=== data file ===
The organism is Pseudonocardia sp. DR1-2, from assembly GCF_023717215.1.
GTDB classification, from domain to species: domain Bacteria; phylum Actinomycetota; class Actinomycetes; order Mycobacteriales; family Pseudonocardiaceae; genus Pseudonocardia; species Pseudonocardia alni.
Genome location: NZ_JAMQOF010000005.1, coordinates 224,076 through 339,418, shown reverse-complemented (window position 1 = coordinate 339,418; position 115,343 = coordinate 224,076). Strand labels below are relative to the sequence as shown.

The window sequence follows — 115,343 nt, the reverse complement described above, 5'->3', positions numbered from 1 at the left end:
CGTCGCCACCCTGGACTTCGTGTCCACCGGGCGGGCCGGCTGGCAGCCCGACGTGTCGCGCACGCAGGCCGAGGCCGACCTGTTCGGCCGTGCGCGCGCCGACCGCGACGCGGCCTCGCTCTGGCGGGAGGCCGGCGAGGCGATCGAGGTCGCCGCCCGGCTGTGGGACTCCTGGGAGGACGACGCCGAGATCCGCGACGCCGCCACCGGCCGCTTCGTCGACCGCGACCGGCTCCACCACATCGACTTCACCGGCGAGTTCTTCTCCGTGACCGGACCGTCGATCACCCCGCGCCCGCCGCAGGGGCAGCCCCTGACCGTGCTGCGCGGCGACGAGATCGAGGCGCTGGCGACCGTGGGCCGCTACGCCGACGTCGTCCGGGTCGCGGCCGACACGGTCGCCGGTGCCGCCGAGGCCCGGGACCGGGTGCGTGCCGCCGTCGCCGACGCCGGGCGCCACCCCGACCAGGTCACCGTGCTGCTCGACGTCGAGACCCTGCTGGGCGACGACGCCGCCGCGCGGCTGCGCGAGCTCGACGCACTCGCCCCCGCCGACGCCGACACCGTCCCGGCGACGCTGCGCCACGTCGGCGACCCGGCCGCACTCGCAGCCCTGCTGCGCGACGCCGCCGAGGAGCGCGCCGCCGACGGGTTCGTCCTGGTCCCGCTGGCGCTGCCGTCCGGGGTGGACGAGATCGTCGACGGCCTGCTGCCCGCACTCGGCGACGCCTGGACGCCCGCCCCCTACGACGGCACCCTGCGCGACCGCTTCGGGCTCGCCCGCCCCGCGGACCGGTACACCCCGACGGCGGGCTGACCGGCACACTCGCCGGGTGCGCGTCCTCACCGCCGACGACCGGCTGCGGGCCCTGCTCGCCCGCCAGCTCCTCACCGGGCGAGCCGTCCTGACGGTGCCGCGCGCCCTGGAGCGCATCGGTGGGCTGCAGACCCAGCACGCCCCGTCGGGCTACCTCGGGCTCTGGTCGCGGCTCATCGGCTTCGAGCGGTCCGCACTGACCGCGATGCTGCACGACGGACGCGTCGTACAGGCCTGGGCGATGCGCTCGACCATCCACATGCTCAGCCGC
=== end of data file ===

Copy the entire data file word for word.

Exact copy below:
The organism is Pseudonocardia sp. DR1-2, from assembly GCF_023717215.1.
GTDB classification, from domain to species: domain Bacteria; phylum Actinomycetota; class Actinomycetes; order Mycobacteriales; family Pseudonocardiaceae; genus Pseudonocardia; species Pseudonocardia alni.
Genome location: NZ_JAMQOF010000005.1, coordinates 224,076 through 339,418, shown reverse-complemented (window position 1 = coordinate 339,418; position 115,343 = coordinate 224,076). Strand labels below are relative to the sequence as shown.

The window sequence follows — 115,343 nt, the reverse complement described above, 5'->3', positions numbered from 1 at the left end:
CGTCGCCACCCTGGACTTCGTGTCCACCGGGCGGGCCGGCTGGCAGCCCGACGTGTCGCGCACGCAGGCCGAGGCCGACCTGTTCGGCCGTGCGCGCGCCGACCGCGACGCGGCCTCGCTCTGGCGGGAGGCCGGCGAGGCGATCGAGGTCGCCGCCCGGCTGTGGGACTCCTGGGAGGACGACGCCGAGATCCGCGACGCCGCCACCGGCCGCTTCGTCGACCGCGACCGGCTCCACCACATCGACTTCACCGGCGAGTTCTTCTCCGTGACCGGACCGTCGATCACCCCGCGCCCGCCGCAGGGGCAGCCCCTGACCGTGCTGCGCGGCGACGAGATCGAGGCGCTGGCGACCGTGGGCCGCTACGCCGACGTCGTCCGGGTCGCGGCCGACACGGTCGCCGGTGCCGCCGAGGCCCGGGACCGGGTGCGTGCCGCCGTCGCCGACGCCGGGCGCCACCCCGACCAGGTCACCGTGCTGCTCGACGTCGAGACCCTGCTGGGCGACGACGCCGCCGCGCGGCTGCGCGAGCTCGACGCACTCGCCCCCGCCGACGCCGACACCGTCCCGGCGACGCTGCGCCACGTCGGCGACCCGGCCGCACTCGCAGCCCTGCTGCGCGACGCCGCCGAGGAGCGCGCCGCCGACGGGTTCGTCCTGGTCCCGCTGGCGCTGCCGTCCGGGGTGGACGAGATCGTCGACGGCCTGCTGCCCGCACTCGGCGACGCCTGGACGCCCGCCCCCTACGACGGCACCCTGCGCGACCGCTTCGGGCTCGCCCGCCCCGCGGACCGGTACACCCCGACGGCGGGCTGACCGGCACACTCGCCGGGTGCGCGTCCTCACCGCCGACGACCGGCTGCGGGCCCTGCTCGCCCGCCAGCTCCTCACCGGGCGAGCCGTCCTGACGGTGCCGCGCGCCCTGGAGCGCATCGGTGGGCTGCAGACCCAGCACGCCCCGTCGGGCTACCTCGGGCTCTGGTCGCGGCTCATCGGCTTCGAGCGGTCCGCACTGACCGCGATGCTGCACGACGGACGCGTCGTACAGGCCTGGGCGATGCGCTCGACCATCCACATGCTCAGCCGC